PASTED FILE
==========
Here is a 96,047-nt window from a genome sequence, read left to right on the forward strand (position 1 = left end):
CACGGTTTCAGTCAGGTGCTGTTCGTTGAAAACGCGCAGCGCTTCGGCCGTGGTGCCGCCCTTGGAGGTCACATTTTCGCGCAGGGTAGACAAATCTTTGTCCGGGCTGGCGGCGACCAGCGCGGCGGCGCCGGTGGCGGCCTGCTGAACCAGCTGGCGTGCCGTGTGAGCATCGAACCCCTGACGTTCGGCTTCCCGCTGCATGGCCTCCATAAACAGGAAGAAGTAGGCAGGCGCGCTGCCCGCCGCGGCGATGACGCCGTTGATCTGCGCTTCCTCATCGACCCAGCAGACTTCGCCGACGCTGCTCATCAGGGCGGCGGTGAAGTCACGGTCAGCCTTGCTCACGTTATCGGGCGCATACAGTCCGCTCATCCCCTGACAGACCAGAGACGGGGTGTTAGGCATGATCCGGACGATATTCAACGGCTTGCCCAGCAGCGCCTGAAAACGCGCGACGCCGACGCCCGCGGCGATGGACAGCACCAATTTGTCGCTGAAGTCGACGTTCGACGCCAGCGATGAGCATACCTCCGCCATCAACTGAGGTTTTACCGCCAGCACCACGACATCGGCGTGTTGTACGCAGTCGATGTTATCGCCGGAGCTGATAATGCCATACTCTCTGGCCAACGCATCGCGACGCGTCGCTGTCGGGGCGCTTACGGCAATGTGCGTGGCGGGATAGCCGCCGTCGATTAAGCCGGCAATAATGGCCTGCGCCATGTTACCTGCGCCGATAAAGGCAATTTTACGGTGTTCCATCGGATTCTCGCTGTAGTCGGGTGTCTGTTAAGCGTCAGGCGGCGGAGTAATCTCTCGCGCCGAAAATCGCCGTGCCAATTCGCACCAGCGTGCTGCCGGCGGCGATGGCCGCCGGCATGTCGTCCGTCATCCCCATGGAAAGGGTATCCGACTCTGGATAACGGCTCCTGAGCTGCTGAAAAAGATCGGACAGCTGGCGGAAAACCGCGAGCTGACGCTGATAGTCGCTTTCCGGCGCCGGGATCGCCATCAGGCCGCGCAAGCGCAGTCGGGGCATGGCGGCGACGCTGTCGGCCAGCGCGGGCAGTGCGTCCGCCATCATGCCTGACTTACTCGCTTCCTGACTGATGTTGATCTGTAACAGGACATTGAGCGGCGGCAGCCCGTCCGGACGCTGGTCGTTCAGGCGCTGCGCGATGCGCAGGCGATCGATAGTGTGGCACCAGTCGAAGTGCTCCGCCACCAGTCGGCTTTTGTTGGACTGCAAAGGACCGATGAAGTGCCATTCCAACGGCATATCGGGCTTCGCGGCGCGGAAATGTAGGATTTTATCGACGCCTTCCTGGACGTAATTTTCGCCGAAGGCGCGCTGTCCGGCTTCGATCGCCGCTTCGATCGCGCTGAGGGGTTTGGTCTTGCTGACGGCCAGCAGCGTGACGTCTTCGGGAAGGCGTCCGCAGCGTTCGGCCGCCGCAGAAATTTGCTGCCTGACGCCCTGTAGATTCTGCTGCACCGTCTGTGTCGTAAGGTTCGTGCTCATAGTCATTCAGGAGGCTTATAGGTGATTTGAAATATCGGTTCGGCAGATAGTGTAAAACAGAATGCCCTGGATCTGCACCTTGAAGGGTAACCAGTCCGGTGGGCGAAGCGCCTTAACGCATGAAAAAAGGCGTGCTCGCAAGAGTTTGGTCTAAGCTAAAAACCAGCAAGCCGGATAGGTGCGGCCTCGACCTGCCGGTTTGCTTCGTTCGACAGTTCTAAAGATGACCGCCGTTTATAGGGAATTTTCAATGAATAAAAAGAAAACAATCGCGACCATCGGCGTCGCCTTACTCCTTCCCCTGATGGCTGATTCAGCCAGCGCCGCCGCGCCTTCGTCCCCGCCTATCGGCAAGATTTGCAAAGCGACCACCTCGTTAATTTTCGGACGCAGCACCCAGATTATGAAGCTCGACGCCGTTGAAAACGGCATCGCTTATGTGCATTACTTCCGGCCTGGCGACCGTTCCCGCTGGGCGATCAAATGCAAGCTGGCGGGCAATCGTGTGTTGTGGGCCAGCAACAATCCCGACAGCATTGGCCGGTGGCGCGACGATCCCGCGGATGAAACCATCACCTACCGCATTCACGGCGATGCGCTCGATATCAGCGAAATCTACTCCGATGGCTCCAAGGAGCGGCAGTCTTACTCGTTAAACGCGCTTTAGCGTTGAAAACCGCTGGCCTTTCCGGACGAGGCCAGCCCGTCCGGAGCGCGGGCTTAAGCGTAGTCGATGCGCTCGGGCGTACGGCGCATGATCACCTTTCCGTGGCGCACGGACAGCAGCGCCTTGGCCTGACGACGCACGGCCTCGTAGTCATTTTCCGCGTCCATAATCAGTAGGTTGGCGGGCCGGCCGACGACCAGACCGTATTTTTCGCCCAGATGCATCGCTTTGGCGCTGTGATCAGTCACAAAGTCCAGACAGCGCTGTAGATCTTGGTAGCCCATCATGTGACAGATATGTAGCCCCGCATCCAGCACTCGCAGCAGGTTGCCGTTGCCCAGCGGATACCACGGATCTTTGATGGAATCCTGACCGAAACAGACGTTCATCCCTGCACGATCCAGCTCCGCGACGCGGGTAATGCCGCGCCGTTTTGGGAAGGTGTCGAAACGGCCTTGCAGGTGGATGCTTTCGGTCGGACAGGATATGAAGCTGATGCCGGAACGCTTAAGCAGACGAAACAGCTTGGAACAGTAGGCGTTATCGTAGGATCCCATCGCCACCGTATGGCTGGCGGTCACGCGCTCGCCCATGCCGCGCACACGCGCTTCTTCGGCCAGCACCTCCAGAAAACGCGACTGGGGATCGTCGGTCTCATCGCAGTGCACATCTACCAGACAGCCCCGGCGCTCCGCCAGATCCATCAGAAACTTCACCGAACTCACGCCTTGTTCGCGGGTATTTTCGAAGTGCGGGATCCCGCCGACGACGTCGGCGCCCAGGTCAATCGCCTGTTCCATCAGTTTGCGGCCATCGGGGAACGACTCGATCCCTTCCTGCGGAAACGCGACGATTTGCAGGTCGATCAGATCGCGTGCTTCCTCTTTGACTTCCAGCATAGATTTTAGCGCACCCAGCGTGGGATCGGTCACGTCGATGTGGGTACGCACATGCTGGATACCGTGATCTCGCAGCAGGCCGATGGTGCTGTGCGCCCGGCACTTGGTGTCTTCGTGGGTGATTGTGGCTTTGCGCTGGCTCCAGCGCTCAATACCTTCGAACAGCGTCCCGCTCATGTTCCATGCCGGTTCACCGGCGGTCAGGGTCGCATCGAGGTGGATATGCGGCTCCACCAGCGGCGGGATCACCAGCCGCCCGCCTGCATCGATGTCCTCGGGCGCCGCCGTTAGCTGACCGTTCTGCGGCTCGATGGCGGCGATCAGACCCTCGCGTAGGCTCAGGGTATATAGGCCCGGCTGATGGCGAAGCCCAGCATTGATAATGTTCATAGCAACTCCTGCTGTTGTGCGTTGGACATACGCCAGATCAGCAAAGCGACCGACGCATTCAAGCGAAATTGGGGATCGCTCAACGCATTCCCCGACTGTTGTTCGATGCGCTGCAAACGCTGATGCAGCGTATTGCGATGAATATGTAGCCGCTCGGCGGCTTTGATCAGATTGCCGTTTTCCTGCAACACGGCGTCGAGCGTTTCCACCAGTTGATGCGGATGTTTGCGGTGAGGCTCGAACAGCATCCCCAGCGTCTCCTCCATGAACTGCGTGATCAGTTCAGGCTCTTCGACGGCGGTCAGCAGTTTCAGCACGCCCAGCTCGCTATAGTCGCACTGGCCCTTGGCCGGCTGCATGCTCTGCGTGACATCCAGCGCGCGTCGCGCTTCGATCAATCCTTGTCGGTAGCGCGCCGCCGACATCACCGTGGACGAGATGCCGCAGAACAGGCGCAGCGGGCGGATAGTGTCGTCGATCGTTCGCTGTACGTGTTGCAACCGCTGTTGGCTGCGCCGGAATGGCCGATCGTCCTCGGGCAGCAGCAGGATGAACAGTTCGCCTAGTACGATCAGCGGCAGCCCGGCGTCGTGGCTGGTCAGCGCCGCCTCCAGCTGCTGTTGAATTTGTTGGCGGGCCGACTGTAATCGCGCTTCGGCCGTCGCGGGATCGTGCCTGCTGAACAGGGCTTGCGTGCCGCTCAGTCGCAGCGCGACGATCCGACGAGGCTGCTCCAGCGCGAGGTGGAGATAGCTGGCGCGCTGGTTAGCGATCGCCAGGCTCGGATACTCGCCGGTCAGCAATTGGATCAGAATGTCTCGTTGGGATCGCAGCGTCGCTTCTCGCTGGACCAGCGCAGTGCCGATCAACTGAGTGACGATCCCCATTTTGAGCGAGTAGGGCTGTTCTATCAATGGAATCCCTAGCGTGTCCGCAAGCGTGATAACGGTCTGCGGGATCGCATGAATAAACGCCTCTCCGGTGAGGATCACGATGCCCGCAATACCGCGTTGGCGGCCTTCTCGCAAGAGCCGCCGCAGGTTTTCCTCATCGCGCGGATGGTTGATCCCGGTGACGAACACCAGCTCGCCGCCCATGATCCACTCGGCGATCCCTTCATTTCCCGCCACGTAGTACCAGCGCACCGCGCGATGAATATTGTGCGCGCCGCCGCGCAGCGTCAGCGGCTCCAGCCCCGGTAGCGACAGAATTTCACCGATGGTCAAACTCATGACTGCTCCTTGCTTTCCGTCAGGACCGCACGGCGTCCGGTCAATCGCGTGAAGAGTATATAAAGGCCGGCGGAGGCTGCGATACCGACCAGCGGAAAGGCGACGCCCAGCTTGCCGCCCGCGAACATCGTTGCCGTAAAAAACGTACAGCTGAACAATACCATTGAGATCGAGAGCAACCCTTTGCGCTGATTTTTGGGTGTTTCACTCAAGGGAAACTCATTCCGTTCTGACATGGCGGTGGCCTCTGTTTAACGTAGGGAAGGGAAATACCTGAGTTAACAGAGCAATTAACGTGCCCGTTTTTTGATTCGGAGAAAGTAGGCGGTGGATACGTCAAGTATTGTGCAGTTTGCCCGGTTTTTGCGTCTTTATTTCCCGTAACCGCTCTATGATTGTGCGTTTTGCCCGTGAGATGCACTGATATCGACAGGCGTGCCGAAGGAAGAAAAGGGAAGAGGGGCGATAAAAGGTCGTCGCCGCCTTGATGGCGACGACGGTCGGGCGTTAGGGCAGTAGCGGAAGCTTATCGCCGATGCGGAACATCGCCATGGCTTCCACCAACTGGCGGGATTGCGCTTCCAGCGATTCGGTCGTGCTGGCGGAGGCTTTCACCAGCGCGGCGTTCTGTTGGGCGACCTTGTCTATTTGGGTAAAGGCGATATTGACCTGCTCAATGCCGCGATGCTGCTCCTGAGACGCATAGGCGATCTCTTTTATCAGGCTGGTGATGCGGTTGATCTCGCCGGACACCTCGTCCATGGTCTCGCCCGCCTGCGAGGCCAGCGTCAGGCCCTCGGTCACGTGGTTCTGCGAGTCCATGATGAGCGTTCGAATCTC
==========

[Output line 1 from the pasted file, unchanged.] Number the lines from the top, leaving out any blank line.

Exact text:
Here is a 96,047-nt window from a genome sequence, read left to right on the forward strand (position 1 = left end):